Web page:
Distribution of diatoms, chironomids and cladocera in surface sediments of thirty mountain lakes in south-eastern Switzerland
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Surface sediments from 30 mountain lakes in south-eastern Switzerland (Engadine, Grisons) were analysed for subfossil diatom, chironomid, and cladoceran assemblages. Ordination techniques were used to identify relevant physical and chemical environmental parameters that best explain the distribution of these biota in the studied lakes. Diatom assemblage composition showed a strong relationship with physical (e.g., lake depth, temperature, organic content of surface sediments) and chemical variables (e.g., lake-water pH, alkalinity, silica concentration). The greatest variance in chironomid and cladoceran assemblages is explained by dissolved organic carbon (DOC) content of lake water, temperature, and the organic content of surface sediments, all parameters which are highly correlated with lake elevation. Increasing lake depth is reflected in diatom and cladoceran assemblages by higher percentages of planktonic species, whereas chironomid assemblages in the deep Engadine lakes are characterised by a high proportion of lotic taxa. In contrast to similar studies in the Northern and Southern Alps, subfossil assemblages in the Engadine mountain lakes showed a strong relationship with DOC, which in these weakly buffered lakes is negatively correlated with altitude. According to our findings, chironomid and cladocera remains have a considerable potential as quantitative palaeotemperature indicators in the Engadine area. This potential is somewhat weaker for diatoms which seem to be more strongly influenced by water chemistry and lake bathymetry.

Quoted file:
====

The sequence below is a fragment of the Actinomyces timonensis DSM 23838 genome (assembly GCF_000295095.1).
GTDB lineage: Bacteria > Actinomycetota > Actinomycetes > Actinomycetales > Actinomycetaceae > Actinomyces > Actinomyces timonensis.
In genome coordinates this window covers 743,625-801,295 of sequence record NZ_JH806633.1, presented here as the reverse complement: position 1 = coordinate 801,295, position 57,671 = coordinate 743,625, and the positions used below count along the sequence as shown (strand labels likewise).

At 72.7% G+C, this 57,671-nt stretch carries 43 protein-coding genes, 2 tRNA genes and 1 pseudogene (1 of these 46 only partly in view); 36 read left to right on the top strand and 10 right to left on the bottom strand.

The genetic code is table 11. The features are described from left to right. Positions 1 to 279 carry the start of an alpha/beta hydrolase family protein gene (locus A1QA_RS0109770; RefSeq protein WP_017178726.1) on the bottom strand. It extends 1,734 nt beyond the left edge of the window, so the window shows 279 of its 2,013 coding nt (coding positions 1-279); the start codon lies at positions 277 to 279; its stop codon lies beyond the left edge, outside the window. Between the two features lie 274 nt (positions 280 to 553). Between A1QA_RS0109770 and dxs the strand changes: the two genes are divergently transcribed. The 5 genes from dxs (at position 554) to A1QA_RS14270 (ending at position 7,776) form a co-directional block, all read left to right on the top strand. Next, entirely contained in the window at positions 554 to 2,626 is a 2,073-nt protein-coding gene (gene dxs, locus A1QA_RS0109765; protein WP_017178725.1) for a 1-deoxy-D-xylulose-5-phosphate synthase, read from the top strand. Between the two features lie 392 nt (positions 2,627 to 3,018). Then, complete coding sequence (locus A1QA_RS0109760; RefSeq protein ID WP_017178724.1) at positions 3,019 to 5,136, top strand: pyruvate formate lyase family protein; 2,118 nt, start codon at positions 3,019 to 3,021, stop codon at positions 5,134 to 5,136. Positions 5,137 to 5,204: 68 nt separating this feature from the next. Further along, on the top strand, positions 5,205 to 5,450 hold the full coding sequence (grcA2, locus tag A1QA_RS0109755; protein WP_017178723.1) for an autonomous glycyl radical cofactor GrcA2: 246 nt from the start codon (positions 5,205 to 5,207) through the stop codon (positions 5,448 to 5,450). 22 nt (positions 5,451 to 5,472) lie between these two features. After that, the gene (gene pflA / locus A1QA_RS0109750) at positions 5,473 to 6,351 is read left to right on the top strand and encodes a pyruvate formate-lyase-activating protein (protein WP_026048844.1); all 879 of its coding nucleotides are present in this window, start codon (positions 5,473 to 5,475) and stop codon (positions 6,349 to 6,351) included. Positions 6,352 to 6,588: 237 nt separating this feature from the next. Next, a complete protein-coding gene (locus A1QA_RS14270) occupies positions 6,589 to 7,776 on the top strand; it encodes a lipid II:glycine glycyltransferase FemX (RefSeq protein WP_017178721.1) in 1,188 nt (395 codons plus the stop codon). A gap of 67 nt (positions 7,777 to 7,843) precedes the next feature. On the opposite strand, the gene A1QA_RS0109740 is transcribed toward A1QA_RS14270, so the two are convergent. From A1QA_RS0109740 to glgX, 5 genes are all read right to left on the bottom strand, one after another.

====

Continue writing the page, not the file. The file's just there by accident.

Key words.Diatoms chironomids cladocera mountain lakes water chemistry Engadine
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